US companies were barred from selling components to Chinese vendor ZTE after the US Department of Commerce determined the company made false statements during settlement talks and a probationary period in 2017.

The ban will prevent ZTE from getting its hands on key hardware components from US companies such as Qualcomm and Intel for its smartphones and network equipment.

Qualcomm provided processors for a number of ZTE handsets in the past, including its Axon series and a Gigabit Phone announced at Mobile World Congress in 2017. ZTE also planned to use Intel technology in a 5G base station it announced in 2017.

Reuters noted US companies supply an estimated 25 per cent to 30 per cent of components in ZTE products.

As of Q3 2017, ZTE held around a 12 per cent share in the US smartphone market.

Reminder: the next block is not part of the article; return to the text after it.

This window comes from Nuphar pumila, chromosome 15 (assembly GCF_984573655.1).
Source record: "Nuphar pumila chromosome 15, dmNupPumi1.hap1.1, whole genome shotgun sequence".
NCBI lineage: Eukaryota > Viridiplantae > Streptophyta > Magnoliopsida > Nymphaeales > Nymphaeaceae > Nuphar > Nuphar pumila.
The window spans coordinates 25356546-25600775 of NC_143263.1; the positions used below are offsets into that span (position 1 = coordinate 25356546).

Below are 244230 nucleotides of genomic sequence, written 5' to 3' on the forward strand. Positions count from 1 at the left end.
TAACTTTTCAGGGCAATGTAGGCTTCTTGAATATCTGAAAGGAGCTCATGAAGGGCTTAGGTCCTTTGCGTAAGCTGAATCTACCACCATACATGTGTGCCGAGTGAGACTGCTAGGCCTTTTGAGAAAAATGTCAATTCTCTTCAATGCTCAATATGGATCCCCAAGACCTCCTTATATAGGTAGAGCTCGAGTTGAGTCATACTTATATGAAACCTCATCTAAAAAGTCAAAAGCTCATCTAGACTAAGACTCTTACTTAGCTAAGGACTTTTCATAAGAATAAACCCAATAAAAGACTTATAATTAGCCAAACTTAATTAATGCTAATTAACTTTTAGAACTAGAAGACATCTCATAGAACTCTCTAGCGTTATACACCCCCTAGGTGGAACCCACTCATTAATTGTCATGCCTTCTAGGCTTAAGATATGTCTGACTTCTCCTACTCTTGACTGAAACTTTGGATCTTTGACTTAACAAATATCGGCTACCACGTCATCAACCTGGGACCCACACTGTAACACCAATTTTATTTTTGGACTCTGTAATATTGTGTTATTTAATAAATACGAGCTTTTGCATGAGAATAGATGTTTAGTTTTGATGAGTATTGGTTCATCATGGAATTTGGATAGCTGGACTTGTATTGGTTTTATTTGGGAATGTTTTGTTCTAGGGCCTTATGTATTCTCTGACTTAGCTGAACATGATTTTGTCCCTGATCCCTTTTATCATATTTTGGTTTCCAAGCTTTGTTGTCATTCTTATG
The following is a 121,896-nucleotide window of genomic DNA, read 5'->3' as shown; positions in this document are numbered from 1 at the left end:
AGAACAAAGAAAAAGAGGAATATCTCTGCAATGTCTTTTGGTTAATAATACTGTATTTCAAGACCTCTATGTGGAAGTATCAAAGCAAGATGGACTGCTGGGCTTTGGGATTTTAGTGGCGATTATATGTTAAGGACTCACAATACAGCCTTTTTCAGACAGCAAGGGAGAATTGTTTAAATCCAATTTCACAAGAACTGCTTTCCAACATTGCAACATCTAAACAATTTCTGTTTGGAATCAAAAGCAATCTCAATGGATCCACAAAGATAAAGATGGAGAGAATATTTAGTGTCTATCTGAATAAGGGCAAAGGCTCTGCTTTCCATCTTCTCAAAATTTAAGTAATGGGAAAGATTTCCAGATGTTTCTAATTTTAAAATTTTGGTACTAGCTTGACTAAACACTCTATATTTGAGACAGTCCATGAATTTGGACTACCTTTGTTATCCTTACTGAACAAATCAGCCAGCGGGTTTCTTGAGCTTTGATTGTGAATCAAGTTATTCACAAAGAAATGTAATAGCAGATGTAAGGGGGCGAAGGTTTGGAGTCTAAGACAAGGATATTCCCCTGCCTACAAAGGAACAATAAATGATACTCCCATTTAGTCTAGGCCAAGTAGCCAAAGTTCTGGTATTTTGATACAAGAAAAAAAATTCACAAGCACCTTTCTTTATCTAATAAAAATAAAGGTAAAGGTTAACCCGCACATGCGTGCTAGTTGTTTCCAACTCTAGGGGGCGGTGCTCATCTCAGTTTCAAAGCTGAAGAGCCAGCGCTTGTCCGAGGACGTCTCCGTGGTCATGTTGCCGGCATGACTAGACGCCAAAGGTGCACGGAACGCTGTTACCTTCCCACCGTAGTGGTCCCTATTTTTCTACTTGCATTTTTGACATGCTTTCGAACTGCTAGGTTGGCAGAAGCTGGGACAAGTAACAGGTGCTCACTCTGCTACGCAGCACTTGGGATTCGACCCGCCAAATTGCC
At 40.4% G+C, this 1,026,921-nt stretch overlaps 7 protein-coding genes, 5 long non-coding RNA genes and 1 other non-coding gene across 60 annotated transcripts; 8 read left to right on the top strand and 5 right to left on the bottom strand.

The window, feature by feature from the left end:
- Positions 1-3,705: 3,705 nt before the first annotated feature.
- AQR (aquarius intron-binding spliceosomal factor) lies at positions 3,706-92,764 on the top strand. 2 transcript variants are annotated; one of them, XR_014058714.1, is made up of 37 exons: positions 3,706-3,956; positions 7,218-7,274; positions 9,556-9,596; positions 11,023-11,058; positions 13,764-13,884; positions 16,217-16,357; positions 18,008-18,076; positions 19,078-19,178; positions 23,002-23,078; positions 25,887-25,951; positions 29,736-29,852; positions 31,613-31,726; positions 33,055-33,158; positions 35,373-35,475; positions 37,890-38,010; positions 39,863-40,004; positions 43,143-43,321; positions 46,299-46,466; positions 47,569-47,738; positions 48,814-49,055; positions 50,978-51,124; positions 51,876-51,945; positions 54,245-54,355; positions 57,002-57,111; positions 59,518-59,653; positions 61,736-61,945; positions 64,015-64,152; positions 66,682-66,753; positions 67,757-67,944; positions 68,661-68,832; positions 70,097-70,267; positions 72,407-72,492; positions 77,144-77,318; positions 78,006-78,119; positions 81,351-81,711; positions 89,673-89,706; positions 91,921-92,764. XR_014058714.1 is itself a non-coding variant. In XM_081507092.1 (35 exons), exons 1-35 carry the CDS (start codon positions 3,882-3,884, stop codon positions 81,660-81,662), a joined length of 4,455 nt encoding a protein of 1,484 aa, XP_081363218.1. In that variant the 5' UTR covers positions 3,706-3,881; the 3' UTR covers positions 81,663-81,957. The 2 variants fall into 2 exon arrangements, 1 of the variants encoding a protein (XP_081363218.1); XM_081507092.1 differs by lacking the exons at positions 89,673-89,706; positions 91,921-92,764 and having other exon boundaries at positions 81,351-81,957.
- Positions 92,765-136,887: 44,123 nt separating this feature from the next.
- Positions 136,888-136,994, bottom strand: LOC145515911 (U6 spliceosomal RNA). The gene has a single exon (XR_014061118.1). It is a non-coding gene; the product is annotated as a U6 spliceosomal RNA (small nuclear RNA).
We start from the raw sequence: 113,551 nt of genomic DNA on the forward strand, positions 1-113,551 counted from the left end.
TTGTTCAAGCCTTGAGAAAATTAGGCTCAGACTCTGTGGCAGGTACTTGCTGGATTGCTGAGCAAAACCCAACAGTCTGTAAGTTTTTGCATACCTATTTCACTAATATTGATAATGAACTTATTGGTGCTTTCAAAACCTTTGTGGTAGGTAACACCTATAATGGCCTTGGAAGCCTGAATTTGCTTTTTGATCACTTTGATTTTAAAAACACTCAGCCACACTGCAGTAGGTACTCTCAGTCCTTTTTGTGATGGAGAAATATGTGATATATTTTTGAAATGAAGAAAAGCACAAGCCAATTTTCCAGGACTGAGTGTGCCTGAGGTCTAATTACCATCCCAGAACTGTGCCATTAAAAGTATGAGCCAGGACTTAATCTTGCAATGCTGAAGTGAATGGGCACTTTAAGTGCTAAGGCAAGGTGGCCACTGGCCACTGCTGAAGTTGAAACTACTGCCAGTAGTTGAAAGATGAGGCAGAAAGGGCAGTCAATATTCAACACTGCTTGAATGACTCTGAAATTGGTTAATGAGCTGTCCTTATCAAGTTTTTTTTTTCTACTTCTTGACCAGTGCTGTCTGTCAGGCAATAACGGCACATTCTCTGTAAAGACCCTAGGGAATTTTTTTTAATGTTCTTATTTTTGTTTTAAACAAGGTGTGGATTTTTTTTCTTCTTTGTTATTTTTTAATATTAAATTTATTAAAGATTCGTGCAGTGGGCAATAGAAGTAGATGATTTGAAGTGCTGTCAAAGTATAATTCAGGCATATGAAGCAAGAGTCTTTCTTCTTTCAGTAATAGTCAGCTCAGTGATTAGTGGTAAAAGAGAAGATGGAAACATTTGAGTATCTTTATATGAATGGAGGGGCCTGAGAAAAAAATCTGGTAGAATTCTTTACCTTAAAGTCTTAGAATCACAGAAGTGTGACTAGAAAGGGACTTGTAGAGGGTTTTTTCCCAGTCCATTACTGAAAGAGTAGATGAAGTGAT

In March 2017, the company pleaded guilty to charges it illegally shipped US goods to Iran in violation of trade sanctions. ZTE was fined $892 million, and agreed to pay an additional $300 million penalty if it violated the terms of a settlement agreement.

As part of the deal, the US put on hold a seven-year ban on the company’s export privileges, but reserved the right to activate it in response to violations incurred during a three-year probation term.

In a statement, commerce secretary Wilbur Ross claimed ZTE voided the settlement agreement by making false statements during both the negotiation process and following trial period about what employee disciplinary measures it implemented.

“ZTE misled the Department of Commerce. Instead of reprimanding ZTE staff and senior management, ZTE rewarded them. This egregious behaviour cannot be ignored,” he said.

Other troubles
The vendor faced an uphill battle in the US of late, fighting spying accusations from US officials and a potential ban on operators using government money to buy its infrastructure equipment.

Those woes appear to be spreading, as the UK government named ZTE a national security risk in a letter to operators.